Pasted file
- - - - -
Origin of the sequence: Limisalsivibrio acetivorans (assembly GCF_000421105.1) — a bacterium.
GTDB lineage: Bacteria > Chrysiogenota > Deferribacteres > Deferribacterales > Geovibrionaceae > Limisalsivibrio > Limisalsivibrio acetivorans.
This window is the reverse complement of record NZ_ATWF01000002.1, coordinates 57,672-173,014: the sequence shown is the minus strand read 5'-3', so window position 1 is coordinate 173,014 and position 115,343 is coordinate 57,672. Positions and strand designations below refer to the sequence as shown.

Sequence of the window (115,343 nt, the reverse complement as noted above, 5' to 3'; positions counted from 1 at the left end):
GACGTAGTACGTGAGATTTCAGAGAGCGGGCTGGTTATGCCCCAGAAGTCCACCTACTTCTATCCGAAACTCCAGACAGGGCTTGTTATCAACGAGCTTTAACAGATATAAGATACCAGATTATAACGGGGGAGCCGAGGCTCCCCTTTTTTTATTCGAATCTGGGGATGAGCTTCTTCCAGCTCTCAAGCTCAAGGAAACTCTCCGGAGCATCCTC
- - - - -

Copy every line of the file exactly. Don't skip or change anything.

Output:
Origin of the sequence: Limisalsivibrio acetivorans (assembly GCF_000421105.1) — a bacterium.
GTDB lineage: Bacteria > Chrysiogenota > Deferribacteres > Deferribacterales > Geovibrionaceae > Limisalsivibrio > Limisalsivibrio acetivorans.
This window is the reverse complement of record NZ_ATWF01000002.1, coordinates 57,672-173,014: the sequence shown is the minus strand read 5'-3', so window position 1 is coordinate 173,014 and position 115,343 is coordinate 57,672. Positions and strand designations below refer to the sequence as shown.

Sequence of the window (115,343 nt, the reverse complement as noted above, 5' to 3'; positions counted from 1 at the left end):
GACGTAGTACGTGAGATTTCAGAGAGCGGGCTGGTTATGCCCCAGAAGTCCACCTACTTCTATCCGAAACTCCAGACAGGGCTTGTTATCAACGAGCTTTAACAGATATAAGATACCAGATTATAACGGGGGAGCCGAGGCTCCCCTTTTTTTATTCGAATCTGGGGATGAGCTTCTTCCAGCTCTCAAGCTCAAGGAAACTCTCCGGAGCATCCTC